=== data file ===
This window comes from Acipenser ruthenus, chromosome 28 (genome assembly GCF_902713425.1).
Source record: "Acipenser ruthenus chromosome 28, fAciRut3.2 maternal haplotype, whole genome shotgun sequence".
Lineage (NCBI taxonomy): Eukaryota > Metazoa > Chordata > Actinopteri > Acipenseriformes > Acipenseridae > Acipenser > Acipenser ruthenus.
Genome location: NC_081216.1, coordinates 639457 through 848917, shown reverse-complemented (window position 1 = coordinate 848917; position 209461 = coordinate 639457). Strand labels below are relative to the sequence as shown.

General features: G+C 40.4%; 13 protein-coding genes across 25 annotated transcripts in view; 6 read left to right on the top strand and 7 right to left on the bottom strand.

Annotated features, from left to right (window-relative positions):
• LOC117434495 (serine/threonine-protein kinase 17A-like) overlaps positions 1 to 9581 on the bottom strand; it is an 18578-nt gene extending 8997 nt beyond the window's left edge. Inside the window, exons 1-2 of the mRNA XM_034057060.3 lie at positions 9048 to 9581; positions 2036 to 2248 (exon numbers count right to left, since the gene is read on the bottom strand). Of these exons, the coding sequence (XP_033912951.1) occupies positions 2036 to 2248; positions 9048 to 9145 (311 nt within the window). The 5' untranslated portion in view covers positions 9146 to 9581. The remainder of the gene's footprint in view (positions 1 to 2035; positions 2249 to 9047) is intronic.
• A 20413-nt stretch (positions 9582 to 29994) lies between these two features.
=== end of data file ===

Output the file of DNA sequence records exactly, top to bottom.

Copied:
This window comes from Acipenser ruthenus, chromosome 28 (genome assembly GCF_902713425.1).
Source record: "Acipenser ruthenus chromosome 28, fAciRut3.2 maternal haplotype, whole genome shotgun sequence".
Lineage (NCBI taxonomy): Eukaryota > Metazoa > Chordata > Actinopteri > Acipenseriformes > Acipenseridae > Acipenser > Acipenser ruthenus.
Genome location: NC_081216.1, coordinates 639457 through 848917, shown reverse-complemented (window position 1 = coordinate 848917; position 209461 = coordinate 639457). Strand labels below are relative to the sequence as shown.

General features: G+C 40.4%; 13 protein-coding genes across 25 annotated transcripts in view; 6 read left to right on the top strand and 7 right to left on the bottom strand.

Annotated features, from left to right (window-relative positions):
• LOC117434495 (serine/threonine-protein kinase 17A-like) overlaps positions 1 to 9581 on the bottom strand; it is an 18578-nt gene extending 8997 nt beyond the window's left edge. Inside the window, exons 1-2 of the mRNA XM_034057060.3 lie at positions 9048 to 9581; positions 2036 to 2248 (exon numbers count right to left, since the gene is read on the bottom strand). Of these exons, the coding sequence (XP_033912951.1) occupies positions 2036 to 2248; positions 9048 to 9145 (311 nt within the window). The 5' untranslated portion in view covers positions 9146 to 9581. The remainder of the gene's footprint in view (positions 1 to 2035; positions 2249 to 9047) is intronic.
• A 20413-nt stretch (positions 9582 to 29994) lies between these two features.